Child Support Answers
If you are in the process of a divorce or recently divorced, you may have questions regarding the court’s order regarding child support payments by one spouse to the other. Courts always want to ensure the child’s best interest and likely awarded child support payments as a way of spreading the financial responsibility of raising a child evenly between both parents. If you are affected by a child support order, the following are some answers to frequent concerns and questions regarding this legally binding order of the court.
Child Support is Mandatory
The requirement to pay child support according to the guidelines established by the court in your divorce is not optional. These payments are mandatory, and not dischargeable even in bankruptcy following a divorce. If one parent fails to make child support payments, the penalties can be severe. In fact, a parent may have their wages garnished (taken) by the state through a mandatory requirement imposed on the parent’s employer.
Modification of Child Support Orders
Child support orders are typically not modified immediately following a divorce. However, these orders of the court are allowed to be modified under New Jersey’s law regarding “changed circumstance.” Under NJSA 2A:34-23, the court can determine that the circumstances between parents have changed substantially enough that a modification to the child support order is warranted. Certain conditions such as job loss, gaining a higher paying job, changes in parenting time, permanent disability, major health issues of the child, change in expenses necessary to raise a child, or additional children the parent needs to support are some of the reasons a modification of a child support order could occur.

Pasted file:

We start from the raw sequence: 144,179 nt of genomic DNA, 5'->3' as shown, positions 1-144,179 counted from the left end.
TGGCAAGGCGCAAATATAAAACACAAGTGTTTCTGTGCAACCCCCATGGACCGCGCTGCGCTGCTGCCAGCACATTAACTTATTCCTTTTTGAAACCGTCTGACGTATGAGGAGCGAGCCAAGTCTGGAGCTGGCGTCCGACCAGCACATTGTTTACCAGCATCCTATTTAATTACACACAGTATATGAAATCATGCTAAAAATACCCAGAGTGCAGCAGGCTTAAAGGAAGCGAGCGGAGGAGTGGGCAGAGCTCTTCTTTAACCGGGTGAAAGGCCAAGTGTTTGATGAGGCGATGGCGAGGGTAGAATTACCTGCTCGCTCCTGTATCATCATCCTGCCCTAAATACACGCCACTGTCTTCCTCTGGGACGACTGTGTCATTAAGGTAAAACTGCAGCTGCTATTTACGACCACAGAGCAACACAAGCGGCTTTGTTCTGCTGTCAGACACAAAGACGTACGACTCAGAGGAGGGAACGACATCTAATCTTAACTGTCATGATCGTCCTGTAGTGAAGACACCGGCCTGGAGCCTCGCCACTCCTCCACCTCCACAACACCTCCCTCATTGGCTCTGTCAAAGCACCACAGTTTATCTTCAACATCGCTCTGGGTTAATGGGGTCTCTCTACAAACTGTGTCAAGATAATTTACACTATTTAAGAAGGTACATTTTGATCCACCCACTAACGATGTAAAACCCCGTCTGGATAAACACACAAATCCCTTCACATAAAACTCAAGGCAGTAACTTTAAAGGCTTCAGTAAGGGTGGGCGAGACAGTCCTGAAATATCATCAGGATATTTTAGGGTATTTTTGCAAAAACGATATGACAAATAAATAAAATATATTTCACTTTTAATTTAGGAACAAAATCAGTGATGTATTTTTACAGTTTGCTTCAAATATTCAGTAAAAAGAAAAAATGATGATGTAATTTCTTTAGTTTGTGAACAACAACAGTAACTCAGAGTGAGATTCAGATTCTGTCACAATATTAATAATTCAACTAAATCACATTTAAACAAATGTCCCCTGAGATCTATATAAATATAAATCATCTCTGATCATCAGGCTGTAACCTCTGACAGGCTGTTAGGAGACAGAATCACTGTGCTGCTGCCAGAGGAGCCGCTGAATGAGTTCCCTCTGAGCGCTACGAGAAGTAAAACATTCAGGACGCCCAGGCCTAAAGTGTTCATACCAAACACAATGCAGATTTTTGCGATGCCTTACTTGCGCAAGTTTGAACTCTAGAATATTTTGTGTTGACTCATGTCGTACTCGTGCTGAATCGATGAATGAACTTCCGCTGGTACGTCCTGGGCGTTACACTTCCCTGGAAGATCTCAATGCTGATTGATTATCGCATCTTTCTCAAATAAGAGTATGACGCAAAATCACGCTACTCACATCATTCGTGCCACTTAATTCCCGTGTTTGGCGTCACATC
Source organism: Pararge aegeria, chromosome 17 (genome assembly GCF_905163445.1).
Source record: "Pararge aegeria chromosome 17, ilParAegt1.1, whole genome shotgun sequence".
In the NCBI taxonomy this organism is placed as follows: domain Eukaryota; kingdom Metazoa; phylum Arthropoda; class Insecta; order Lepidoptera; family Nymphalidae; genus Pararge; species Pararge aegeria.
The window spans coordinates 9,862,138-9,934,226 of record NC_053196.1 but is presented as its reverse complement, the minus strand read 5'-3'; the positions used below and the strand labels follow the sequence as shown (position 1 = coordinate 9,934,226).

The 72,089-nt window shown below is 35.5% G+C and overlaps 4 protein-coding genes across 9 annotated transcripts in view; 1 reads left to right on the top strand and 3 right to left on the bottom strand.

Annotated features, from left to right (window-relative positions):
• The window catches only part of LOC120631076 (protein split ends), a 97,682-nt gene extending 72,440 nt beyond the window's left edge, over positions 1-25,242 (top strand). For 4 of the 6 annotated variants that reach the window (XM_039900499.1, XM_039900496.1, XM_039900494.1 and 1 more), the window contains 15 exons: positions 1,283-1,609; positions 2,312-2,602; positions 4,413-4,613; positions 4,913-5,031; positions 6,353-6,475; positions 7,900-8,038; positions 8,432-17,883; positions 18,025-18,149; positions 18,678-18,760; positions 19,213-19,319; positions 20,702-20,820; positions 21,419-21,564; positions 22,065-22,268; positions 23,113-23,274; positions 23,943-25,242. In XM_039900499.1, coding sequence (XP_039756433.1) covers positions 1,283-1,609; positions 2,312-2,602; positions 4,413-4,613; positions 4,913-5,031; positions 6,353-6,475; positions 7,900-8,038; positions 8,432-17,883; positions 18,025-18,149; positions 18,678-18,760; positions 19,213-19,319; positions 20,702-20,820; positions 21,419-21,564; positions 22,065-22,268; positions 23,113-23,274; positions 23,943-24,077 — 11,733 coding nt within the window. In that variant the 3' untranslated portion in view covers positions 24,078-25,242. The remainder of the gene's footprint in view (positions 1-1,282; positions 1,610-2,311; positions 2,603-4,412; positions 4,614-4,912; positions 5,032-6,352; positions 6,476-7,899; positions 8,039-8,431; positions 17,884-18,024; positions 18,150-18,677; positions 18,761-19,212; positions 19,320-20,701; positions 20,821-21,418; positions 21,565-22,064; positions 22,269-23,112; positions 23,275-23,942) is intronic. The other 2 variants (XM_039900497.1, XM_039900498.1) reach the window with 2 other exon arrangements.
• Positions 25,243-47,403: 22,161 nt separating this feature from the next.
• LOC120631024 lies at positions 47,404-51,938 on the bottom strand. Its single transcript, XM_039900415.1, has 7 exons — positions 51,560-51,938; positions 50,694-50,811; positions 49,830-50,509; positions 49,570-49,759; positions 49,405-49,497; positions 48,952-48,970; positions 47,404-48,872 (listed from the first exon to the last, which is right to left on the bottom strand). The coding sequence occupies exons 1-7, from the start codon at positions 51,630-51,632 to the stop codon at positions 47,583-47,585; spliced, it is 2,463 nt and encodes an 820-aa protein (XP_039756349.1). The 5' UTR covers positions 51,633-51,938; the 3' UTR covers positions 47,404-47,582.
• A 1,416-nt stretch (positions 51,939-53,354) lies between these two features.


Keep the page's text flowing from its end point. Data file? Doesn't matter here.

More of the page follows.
Child Support is Only for the Child
While many parents feel that child support is simply a payment to their former ex-spouse, the truth is that child support is always intended to be used for the child. Both parents have a responsibility to pay for their child’s expenses, and when one parent has more custody of the child their financial expenses regarding a child are typically more. The money from child support should only ever be used to support the child. While one parent can never actually “prove” that the other parent is using child support for other reasons, the calculations regarding child support established by the courts have attempted to determine the costs of raising a child, and attempt to ensure that both parents have a fair and equitable division of these financial costs.
Contact an Experienced Family Law Attorney
Child support orders typically last until a child reaches the age of 18, unless there are some extenuating circumstances such as a child with special needs. The determination of the child support amount can have a great impact on your financial health, whether you are the parent receiving child support or paying child support. If you are in the process of a divorce, you should ensure that your rights are protected regarding child custody and visitation. Contact an experienced family law and divorce attorney at the law firm of Giro Law at 201-690-1642 to help you understand your legal rights today.